Episode 11 of a series on heat pumps in existing buildings focuses on heat pumps in multi-family houses.
Heat pumps are required in multi-family houses
Heat pumps have a very wide range of applications. The building sector is the most prominent example, but they are also deployed in industry, white goods, and electromobility. When they are used to provide heating, the focus has so far been on detached and semi-detached houses. These account for 82% of residential buildings in Germany. However, they account for less than 60% of the living space. Exactly 41% of the living space is provided by multi-family houses (MFH). Three-quarters of these are buildings with three to twelve residential units. These figures show, how important it is that heat pumps are utilized more often in multi-family houses – both in new and existing buildings.
Heat pump systems can be used successfully in multi-family buildings. Numerous examples from European and Asian countries in different climate zones and with different urban planning conditions underscore this.
But, the challenges for deploying heat pump technologies and renewable energy in multi-family buildings are a bit more complex. The hurdles here are both administrative and technical. For example, the ownership of multi-family buildings can be diverse. They can be owned by the local municipality, a housing association, various apartment owners, or simply one investor. These owners have different interests and this often leads to decisions that are not optimal for climate protection. In addition, there are other challenges, such as logistical difficulties due to the large number of apartments affected, when renovation measures are to be carried out.
From the technological point of view, multi-family houses are a bigger challenge for heat pumps. Compared to detached houses, the necessary heating circuit temperatures are higher (at least for centralized solutions) due to distribution losses. The same applies to domestic hot water.. Due to the required higher heating capacity, the heat sources need to be sufficiently dimensioned, which can, cause a larger space requirement.
However, there are already many good technological answers to the mentioned challenges. Selecting the “right” solution from the multitude of options is not always easy. For example, the high domestic hot water temperatures required due to legionella protection can be counteracted by decentralizing water heating, fresh water stations or the use of ultrafiltration.
A basic classification can help to create an overview and support the best decision in the different scenarios. The chart below is a result of an international research and development collaboration on the topic of “Heat pumps in multi-family buildings” (Annex 50 https://heatpumpingtechnologies.org/annex50/). The strong simplification of the chart leads to incompleteness but allows a clear grouping. The result shows five “solution families” for heat pumps in multi-family houses.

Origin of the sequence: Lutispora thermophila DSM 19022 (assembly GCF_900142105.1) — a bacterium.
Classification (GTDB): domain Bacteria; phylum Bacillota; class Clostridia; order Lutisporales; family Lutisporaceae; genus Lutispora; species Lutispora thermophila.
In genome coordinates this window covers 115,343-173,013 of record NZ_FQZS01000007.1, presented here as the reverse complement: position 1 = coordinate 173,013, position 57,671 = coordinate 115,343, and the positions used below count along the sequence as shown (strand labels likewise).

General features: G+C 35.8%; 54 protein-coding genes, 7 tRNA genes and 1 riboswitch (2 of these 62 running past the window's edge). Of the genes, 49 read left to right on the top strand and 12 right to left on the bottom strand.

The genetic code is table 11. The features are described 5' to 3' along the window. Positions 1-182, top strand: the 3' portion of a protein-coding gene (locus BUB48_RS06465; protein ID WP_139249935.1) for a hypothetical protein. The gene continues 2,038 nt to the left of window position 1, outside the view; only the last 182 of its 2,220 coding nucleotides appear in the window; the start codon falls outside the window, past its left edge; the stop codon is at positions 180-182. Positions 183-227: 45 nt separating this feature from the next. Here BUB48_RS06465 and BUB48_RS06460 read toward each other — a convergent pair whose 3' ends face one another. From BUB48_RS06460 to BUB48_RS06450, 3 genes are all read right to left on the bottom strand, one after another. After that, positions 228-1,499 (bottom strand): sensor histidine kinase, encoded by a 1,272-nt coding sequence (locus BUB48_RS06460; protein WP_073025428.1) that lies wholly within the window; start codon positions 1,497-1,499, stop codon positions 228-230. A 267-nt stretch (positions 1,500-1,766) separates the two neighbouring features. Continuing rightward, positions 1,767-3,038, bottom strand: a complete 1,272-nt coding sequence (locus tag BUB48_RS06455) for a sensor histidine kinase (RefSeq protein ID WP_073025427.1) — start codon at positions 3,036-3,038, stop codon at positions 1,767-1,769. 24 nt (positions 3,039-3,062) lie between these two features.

The possible form of applications of heat pumps are ordered along the line “whole building” to “single room”. A more detailed description of the solutions, including further options within each “solution family”, is currently in preparation and will be published as an interactive tool on the project website (link) in a few months.
In the context of the mentioned R&D project, a large number of examples of installations in different countries have been collected. The following interactive map shows the collected example applications of heat pumps in multi-family houses (see also https://heatpumpingtechnologies.org/annex50/case-studies/) . Especially impressive are the heat pump applications in – often not renovated – existing buildings. The case studies database is continuously expanded and supplemented. The responsible persons are pleased to receive new registrations of reference projects.
This episode almost marks the end of the blog series “Heat pumps in existing buildings” In the last episode, we will summarize the most important findings and give a brief outlook.
Overview on the range of applications for heat pumps.
Episode 10 of this series: Is it better to combine a heat pump with fossil heating in some cases?
Episode 9 of this series: Is it worth waiting for technological developments before switching for a heat pump?
Header picture: DEGEWO-Zukunftshaus in Berlin, Germany. Reference building of Bundesverband Wärmepumpe (BWP) e.V. © BWP.
This blog post is financially supported by the Climate Neutrality Foundation.